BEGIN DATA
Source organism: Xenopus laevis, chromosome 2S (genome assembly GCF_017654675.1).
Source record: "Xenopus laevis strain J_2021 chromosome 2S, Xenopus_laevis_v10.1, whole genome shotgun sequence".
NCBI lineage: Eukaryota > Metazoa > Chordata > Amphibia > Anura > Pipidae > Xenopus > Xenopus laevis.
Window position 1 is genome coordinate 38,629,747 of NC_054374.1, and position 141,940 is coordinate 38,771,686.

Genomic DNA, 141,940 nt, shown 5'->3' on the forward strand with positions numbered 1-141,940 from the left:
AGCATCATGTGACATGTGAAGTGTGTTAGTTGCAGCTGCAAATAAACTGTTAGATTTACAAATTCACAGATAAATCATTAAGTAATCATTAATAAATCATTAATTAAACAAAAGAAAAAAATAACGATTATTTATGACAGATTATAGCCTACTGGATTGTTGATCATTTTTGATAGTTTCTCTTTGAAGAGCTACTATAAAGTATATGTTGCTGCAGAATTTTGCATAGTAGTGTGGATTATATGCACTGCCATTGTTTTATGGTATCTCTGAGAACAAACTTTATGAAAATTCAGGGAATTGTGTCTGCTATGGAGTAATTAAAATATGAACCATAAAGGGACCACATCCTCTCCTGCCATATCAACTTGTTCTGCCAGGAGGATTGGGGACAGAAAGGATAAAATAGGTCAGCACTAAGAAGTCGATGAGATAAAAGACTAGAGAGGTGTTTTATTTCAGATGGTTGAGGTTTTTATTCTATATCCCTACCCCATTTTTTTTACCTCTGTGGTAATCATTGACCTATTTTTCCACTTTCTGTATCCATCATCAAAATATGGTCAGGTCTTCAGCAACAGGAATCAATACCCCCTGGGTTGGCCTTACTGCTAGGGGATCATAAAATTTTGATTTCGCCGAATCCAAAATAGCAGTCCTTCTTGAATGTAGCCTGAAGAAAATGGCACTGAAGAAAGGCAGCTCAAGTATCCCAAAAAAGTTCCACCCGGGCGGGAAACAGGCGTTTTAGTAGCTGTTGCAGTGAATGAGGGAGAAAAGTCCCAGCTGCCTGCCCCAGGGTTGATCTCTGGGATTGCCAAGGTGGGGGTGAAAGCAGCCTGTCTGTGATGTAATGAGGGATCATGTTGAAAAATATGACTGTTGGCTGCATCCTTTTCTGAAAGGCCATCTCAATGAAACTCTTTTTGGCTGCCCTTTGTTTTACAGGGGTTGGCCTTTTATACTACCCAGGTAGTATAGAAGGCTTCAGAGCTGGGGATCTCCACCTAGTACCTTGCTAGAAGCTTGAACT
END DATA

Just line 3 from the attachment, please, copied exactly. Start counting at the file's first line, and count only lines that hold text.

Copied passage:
NCBI lineage: Eukaryota > Metazoa > Chordata > Amphibia > Anura > Pipidae > Xenopus > Xenopus laevis.